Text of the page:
Netflix is really great with taking chances on people, and really believing in people who don’t really have much of a name. They took a chance on me. It was amazing.
What made the pilot script so special?
In terms of the sophistication of the writing, I can say that in the beginning, the opening of Hopper, you see him on the couch with all those beer cans. You cut away from this picture of this family, with this daughter there, then you see him on the couch drunk and popping pills and smoking. So you know that he’s messed up and something’s gone wrong with his family.
A lot of times, in pilots, people will be too scared that you’re not getting information quickly enough, so they’ll make that character sad or angry so that you can see the pain that they’ve been through. They want to reiterate that. But one of the great things is that one of the first scenes he has is that coffee and contemplation scene — we see him as being really funny and really snarky and sarcastic. That’s the sort of shtick you’d have to develop to survive the loss of a daughter. You have to develop a personality armor, almost. Instead of being an open wound, they really made him a three-dimensional character.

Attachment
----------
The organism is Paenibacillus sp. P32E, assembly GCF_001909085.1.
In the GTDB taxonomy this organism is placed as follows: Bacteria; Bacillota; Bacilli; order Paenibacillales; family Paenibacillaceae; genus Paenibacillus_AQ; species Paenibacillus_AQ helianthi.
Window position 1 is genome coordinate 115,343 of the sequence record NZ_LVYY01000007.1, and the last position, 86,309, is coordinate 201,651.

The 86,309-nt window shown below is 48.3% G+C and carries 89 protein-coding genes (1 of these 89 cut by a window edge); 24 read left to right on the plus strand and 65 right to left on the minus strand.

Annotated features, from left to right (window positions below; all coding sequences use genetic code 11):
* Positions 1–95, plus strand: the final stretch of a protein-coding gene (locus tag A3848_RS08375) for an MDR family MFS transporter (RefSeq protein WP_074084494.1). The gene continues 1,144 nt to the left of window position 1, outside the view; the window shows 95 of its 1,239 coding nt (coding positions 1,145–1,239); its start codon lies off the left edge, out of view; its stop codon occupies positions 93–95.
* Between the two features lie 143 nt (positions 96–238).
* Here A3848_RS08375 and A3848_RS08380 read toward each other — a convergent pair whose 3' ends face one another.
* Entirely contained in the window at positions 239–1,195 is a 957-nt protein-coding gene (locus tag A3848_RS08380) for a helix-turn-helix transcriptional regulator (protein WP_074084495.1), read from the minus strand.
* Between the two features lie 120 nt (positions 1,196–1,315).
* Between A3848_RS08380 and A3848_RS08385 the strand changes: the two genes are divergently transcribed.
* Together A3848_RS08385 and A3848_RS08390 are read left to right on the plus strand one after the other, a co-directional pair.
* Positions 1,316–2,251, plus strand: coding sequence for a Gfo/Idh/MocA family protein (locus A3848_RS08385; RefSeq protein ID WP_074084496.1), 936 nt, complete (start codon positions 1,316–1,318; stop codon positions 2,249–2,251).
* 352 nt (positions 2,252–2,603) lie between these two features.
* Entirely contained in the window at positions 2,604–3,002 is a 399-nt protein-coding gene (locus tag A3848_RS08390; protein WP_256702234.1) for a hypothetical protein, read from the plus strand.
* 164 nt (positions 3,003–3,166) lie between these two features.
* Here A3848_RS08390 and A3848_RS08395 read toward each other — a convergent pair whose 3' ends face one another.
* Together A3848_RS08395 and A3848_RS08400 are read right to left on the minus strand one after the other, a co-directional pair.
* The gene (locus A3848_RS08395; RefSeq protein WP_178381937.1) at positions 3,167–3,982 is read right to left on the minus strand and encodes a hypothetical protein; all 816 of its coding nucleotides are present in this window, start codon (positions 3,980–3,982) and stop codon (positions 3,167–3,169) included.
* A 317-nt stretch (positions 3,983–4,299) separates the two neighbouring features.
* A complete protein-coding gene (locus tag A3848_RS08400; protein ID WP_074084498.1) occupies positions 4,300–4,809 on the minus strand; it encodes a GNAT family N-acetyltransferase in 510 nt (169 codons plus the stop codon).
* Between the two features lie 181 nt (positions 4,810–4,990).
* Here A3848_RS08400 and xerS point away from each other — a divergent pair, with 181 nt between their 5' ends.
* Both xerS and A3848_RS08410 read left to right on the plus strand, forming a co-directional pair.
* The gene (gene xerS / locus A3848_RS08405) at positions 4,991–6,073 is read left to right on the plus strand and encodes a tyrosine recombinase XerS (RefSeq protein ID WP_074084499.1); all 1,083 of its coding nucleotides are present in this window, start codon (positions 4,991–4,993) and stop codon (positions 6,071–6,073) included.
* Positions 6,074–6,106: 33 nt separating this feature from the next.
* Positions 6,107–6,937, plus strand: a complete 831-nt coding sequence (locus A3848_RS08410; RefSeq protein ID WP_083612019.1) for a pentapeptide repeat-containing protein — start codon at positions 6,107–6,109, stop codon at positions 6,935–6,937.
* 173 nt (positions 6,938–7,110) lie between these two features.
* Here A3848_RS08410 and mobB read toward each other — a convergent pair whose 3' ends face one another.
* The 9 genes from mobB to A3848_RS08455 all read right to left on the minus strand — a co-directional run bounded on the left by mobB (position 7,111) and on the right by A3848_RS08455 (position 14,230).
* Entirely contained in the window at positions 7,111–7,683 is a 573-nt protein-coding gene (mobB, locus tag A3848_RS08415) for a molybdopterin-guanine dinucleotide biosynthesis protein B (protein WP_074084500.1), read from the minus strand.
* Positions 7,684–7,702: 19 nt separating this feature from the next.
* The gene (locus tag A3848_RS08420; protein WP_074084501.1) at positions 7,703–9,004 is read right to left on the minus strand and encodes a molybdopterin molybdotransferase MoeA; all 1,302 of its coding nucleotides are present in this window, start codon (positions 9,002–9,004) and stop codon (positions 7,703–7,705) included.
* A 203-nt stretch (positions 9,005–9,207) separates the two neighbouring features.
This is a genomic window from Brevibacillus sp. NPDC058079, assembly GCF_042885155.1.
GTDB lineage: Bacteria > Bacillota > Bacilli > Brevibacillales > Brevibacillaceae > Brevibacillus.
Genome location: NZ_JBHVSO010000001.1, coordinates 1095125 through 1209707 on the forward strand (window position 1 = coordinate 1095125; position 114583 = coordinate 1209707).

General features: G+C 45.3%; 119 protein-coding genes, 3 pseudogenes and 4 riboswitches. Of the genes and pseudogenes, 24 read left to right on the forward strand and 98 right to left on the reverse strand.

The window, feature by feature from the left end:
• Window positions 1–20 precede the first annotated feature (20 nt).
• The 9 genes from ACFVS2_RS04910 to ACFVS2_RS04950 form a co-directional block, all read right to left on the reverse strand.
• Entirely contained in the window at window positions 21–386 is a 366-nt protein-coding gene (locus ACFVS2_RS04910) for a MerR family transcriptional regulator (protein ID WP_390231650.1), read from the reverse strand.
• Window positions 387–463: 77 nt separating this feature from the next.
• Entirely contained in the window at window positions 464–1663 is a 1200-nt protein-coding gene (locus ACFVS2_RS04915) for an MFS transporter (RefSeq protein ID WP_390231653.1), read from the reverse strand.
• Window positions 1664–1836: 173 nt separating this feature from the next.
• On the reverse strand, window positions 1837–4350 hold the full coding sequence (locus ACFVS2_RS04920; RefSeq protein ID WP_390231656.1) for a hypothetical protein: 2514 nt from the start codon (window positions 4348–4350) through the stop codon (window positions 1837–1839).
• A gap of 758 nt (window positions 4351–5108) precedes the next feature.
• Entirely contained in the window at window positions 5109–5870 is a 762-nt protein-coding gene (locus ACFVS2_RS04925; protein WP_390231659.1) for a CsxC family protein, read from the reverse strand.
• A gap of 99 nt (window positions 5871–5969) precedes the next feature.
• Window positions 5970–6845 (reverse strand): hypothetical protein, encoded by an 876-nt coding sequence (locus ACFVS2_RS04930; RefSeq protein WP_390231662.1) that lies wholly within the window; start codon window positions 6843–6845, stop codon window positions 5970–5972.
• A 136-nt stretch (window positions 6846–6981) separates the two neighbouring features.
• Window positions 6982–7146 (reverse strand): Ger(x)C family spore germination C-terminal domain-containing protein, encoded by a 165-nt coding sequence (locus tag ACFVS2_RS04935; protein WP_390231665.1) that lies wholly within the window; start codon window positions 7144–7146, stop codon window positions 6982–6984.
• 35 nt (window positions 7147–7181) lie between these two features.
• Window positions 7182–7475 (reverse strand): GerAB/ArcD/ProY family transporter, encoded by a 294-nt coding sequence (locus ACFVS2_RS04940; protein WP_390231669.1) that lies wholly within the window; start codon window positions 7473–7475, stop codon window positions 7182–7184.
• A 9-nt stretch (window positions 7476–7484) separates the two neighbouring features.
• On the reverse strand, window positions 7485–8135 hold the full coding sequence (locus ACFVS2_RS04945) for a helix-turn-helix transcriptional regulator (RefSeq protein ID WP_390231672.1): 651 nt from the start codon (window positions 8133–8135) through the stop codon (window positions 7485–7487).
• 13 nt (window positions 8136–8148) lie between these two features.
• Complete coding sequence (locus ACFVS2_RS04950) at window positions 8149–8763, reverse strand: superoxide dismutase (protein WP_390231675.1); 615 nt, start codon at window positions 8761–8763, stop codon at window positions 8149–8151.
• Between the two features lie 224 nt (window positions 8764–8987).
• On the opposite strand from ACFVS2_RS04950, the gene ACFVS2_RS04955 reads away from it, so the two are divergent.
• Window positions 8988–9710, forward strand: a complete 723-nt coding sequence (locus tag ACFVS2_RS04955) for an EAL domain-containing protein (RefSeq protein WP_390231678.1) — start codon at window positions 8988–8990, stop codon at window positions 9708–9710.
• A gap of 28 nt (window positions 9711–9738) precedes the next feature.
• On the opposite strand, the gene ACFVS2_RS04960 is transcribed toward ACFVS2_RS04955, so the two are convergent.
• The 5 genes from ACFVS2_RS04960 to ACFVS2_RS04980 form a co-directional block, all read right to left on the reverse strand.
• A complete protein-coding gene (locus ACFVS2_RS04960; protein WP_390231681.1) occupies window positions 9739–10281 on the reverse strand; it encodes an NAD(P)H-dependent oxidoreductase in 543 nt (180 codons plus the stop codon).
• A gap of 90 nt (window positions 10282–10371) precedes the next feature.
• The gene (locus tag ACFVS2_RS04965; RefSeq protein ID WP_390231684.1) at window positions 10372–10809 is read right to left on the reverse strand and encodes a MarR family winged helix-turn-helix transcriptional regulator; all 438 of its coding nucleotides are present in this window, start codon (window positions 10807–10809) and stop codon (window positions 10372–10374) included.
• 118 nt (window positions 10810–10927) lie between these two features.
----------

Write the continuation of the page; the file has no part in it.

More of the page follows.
That was something that I feel like was very sophisticated in this modern climate of writing. I feel like we tend to hit people over the heads with stuff sometimes. This was very subtle in terms of who this human being is. It allows us to take this trope and three-dimensionalize it completely, so that he wasn’t just a cardboard cutout of somebody who had a tragedy and was sad. He really was fully fleshed out. That was what really amazed me, and I couldn’t believe that the Duffers were so young and had this sophistication in their writing.